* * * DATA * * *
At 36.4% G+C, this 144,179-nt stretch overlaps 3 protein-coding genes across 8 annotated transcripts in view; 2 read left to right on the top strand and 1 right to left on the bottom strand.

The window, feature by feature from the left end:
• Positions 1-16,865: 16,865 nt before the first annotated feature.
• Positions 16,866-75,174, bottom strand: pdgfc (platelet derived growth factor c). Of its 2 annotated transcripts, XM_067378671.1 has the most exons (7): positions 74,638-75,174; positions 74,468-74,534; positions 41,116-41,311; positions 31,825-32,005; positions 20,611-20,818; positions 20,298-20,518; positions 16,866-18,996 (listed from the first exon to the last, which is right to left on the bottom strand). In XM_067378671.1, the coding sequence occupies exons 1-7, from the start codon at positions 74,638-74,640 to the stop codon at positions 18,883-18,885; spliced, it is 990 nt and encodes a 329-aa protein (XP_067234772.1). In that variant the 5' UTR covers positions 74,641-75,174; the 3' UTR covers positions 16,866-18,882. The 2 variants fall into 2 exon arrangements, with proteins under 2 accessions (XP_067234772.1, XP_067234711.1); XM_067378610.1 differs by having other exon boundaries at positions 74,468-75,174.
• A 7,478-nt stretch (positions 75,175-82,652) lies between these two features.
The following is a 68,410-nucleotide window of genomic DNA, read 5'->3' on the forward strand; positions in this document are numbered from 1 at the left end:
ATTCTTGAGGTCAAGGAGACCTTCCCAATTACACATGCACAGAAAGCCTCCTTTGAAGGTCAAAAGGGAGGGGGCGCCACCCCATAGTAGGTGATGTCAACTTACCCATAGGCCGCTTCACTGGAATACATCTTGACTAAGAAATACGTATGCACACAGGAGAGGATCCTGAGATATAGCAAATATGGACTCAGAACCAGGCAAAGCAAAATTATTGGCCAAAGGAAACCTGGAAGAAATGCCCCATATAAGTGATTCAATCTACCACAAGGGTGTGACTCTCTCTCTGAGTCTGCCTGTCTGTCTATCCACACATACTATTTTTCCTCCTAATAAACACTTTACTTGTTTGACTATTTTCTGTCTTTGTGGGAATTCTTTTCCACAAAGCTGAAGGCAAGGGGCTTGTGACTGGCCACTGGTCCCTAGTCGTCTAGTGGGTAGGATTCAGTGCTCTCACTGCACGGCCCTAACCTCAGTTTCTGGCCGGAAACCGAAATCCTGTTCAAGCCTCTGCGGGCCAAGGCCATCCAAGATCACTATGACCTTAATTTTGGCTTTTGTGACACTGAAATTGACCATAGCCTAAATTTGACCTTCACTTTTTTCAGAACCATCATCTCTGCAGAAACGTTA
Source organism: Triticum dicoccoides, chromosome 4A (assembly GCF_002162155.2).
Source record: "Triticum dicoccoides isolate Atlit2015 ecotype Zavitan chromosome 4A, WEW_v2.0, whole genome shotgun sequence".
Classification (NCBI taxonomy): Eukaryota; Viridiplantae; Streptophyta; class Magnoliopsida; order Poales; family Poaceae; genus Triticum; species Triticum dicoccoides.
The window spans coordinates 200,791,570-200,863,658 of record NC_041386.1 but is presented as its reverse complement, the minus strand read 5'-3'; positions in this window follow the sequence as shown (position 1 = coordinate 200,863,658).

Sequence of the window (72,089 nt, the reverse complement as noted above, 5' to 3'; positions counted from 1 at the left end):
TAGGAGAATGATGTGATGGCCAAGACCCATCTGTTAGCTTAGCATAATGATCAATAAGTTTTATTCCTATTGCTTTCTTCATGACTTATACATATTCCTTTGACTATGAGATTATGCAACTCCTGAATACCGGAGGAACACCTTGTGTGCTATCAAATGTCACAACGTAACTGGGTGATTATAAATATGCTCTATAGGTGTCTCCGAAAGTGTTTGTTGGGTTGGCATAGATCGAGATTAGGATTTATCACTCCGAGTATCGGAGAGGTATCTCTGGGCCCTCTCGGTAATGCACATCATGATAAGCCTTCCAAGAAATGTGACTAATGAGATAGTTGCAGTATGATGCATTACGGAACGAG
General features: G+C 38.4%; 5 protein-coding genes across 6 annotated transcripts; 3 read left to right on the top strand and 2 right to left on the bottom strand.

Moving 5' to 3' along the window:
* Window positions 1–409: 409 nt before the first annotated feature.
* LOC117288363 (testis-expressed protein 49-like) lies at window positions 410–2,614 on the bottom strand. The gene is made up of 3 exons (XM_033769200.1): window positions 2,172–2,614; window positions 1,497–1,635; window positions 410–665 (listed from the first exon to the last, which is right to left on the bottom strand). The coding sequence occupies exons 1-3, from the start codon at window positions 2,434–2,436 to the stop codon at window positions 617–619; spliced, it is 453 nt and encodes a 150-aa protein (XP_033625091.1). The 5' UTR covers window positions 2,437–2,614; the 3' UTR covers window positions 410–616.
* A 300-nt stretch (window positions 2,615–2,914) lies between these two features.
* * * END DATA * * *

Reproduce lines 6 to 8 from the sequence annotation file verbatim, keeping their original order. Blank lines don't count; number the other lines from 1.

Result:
The following is a 68,410-nucleotide window of genomic DNA, read 5'->3' on the forward strand; positions in this document are numbered from 1 at the left end:
ATTCTTGAGGTCAAGGAGACCTTCCCAATTACACATGCACAGAAAGCCTCCTTTGAAGGTCAAAAGGGAGGGGGCGCCACCCCATAGTAGGTGATGTCAACTTACCCATAGGCCGCTTCACTGGAATACATCTTGACTAAGAAATACGTATGCACACAGGAGAGGATCCTGAGATATAGCAAATATGGACTCAGAACCAGGCAAAGCAAAATTATTGGCCAAAGGAAACCTGGAAGAAATGCCCCATATAAGTGATTCAATCTACCACAAGGGTGTGACTCTCTCTCTGAGTCTGCCTGTCTGTCTATCCACACATACTATTTTTCCTCCTAATAAACACTTTACTTGTTTGACTATTTTCTGTCTTTGTGGGAATTCTTTTCCACAAAGCTGAAGGCAAGGGGCTTGTGACTGGCCACTGGTCCCTAGTCGTCTAGTGGGTAGGATTCAGTGCTCTCACTGCACGGCCCTAACCTCAGTTTCTGGCCGGAAACCGAAATCCTGTTCAAGCCTCTGCGGGCCAAGGCCATCCAAGATCACTATGACCTTAATTTTGGCTTTTGTGACACTGAAATTGACCATAGCCTAAATTTGACCTTCACTTTTTTCAGAACCATCATCTCTGCAGAAACGTTA
Source organism: Triticum dicoccoides, chromosome 4A (assembly GCF_002162155.2).